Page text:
7 Historical Facts That Completely Challenge What You Think You Know About The World

Just when you think you understand how the world works, you learn…

1. The swastika was actually a symbol of good — until the Nazis got ahold of it.

The swastika has been around for over 3,000 years and commonly symbolized goodness and luck, up until its use by the Nazis in Germany. The now reviled image was used by cultures all over the world, including early Christians, Jews, Hindus, Buddhists and even Native Americans.

In more recent history, the swastika was still prominent just before the rise of the Nazi party. A few American uniforms featured the symbol in World War I, Coca Colaused it in advertising and, as seen above in this picture of the Edmonton Swastikas,sports teams even took its name. The Nazis deeply complicated the swastika’s long existence as a symbol for good, and looking back upon its thousands of years of prominence in cultural history can yield some results that appear incredibly strangewith contemporary eyes. To salvage the image, it has been proposed that the clockwise version of the swastika should represent evil while counterclockwise would represent goodness.
2. Drunk debates were once a key aspect of any important decision-making process.

drunk debate

Perhaps you don’t have to be Don Draper to believe in the necessity of alcohol at the work place. When famous Greek historian Herodotus, travelled to Persia around 450 B.C., he found a culture that deeply valued the wisdom that comes while being drunk. The Persians he encountered would make sure that particularly important arguments were debated both while sober and drunk, as only ideas that made sense in both states were truly worthwhile. This process went both ways: Arguments originally had while drunk would be debated again the next day in soberness, and dry arguments would be followed up with discussions over wine.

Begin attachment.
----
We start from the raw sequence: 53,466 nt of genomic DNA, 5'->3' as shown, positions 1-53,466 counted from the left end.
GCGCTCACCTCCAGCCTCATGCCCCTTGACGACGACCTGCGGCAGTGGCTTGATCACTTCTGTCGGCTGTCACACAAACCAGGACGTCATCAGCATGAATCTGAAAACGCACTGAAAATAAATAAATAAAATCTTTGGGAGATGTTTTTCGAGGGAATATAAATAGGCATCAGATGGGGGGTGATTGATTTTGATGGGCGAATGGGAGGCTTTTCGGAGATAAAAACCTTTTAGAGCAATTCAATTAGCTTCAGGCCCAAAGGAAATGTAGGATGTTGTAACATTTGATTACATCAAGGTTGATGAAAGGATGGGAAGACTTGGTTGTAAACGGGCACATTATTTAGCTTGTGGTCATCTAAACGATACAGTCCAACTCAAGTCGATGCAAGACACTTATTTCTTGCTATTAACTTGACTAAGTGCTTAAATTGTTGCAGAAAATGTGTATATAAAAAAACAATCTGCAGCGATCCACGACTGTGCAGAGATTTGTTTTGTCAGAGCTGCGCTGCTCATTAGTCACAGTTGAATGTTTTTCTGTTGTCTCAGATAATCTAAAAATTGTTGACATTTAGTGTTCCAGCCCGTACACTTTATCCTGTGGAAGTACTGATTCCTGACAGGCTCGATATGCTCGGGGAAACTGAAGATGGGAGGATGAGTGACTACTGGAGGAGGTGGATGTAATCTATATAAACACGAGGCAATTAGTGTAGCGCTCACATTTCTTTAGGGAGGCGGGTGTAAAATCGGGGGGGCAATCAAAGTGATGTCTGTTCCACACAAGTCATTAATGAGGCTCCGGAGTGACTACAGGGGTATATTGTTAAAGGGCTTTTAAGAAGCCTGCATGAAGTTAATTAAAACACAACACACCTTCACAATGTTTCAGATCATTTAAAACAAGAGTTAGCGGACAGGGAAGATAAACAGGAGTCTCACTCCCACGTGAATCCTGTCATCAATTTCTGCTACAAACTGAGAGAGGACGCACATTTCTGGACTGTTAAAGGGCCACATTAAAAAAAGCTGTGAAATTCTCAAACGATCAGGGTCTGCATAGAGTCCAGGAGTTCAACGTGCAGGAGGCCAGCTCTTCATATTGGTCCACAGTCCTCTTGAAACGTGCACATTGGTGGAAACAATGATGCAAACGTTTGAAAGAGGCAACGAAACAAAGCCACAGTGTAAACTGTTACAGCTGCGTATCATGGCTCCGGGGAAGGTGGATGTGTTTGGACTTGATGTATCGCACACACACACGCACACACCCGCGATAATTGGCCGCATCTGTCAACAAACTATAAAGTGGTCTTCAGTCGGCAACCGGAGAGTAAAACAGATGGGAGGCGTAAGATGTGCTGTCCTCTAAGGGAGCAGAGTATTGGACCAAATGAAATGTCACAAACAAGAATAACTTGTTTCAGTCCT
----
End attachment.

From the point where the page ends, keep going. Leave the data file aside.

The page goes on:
C.S. Lewis expanded upon this idea in his “Letters to Malcolm,” when he wrote:

I know this is the opposite of what is often said about the necessity of keeping all emotion out of our intellectual processes – ‘you can’t think straight unless you are cool.’ But then neither can you think deep if you are. I suppose one must try every problem in both states. You remember that the ancient Persians debated everything twice: once when they were drunk and once when they were sober.

Image: WikiCommons
3. The Olympic Games used to award medals for art.


Maybe artists deserve varsity jackets, too. From 1912 to 1948, the Olympics heldcompetitions in the fine arts, with medals being awarded for architecture, literature, music, painting and sculpture. The art produced was required to be Olympics-themed, so gold-winning pieces had names like, “Knockdown” and “Étude de Sport.” The first winning work of literature was actually written by the founder of the modern Olympics, Pierre de Frédy, Baron de Coubertin, who supposedly wrote the piece, “Ode to Sport,” under a pseudonym.